By DARA BUTTERFIELD
Over the past 30 years, offshore workers have, on average, become bigger, broader and bulkier, according to new research by a Scottish university.
The £150,000 study found that male offshore oil and gas workers are now on average almost 19% heavier and 2% taller than they were in the mid-1980s.
Researchers at Robert Gordon University (RGU) have studied how the weight and height of offshore workers has changed since the mid 1980s – which has implications for health and safety, survival suit design and offshore work environments.
The project was led by Dr. Arthur Stewart at RGU’s Institute for Health and Wellbeing Research and Dr Graham Furnace, Medical Advisor, Oil & Gas UK. It was prompted by recognition that existing data was out of date, and that the workforce was heavier, but it was not known how that had impacted on their shape.
Dr Stewart said: “We now have a unique insight as to how the shape of offshore workers has altered profoundly since the 1980s. The scanning technology enables us to visualise the typical shape of a person of a given weight.
“Compared with that of a generation ago when many of the North Sea installations were constructed, the size of today’s workforce, together with the size increase imposed by different types of clothing, will enable space-related risk to be managed and future design for space provision optimised.
“In addition to the data on offshore workers, the study has generated an on-going capability for measuring the size and shape of the offshore workforce in the future.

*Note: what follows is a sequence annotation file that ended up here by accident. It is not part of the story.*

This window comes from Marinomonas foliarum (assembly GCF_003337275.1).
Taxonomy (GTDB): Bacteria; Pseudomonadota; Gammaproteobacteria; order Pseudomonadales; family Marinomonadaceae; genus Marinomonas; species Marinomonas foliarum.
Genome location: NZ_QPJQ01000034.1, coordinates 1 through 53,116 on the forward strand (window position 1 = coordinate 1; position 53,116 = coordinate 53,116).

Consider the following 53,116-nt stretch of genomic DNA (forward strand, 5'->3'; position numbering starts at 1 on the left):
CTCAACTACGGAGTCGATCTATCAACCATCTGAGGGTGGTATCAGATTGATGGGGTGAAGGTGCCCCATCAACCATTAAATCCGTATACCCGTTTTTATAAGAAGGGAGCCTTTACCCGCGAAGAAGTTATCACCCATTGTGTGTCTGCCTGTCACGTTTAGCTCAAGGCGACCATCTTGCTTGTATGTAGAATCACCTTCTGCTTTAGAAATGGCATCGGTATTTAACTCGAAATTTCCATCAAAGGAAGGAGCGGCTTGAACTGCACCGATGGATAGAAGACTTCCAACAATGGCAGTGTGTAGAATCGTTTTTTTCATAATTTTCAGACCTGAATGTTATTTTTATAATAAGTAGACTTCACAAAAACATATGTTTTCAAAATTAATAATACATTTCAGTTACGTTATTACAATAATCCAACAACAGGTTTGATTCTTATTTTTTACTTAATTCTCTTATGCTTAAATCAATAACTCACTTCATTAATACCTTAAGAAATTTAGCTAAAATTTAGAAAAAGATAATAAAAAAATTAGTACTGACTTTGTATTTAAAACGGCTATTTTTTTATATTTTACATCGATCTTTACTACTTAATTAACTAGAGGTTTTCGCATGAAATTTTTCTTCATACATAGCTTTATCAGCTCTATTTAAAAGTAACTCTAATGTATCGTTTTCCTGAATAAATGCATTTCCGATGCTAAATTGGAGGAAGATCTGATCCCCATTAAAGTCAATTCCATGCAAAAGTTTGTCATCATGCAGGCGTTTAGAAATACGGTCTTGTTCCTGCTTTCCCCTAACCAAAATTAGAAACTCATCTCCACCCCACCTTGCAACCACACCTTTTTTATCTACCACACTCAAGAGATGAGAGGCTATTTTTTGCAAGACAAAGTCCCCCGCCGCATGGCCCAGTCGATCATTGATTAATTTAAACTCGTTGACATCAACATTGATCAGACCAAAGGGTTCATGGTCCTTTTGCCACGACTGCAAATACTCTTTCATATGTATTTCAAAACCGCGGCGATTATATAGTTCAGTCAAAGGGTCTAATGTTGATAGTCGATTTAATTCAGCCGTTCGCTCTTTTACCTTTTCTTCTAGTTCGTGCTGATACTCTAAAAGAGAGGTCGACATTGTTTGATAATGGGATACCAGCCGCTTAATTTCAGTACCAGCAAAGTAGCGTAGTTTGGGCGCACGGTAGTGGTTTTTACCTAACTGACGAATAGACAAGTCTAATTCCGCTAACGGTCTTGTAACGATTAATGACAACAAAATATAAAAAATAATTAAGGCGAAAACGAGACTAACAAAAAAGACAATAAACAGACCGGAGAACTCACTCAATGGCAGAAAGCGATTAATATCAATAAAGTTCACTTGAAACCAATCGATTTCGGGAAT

“Despite challenging times for the oil and gas industry, this is good news for the offshore workforce and provides valuable information which will inform operational decisions and aspects of offshore installation and safety equipment design.”
Robert Paterson, Health Safety Director, Oil & Gas UK, said: “The new data will inform all aspects of offshore ergonomics and health and safety, from informing seat design for use in helicopters and lifeboats, survival suit design and space availability in corridors and work environments offshore.
“Our research partnership has also been very timely because it has also helped inform the work being done in response to Civil Aviation Authority concerns about passenger size and helicopter emergency push-out window size.”
A total of 588 male offshore workers were selected across seven weight categories to match the known weight profile of the workforce. Each underwent seven body scans using the latest portable 3D scanning technology.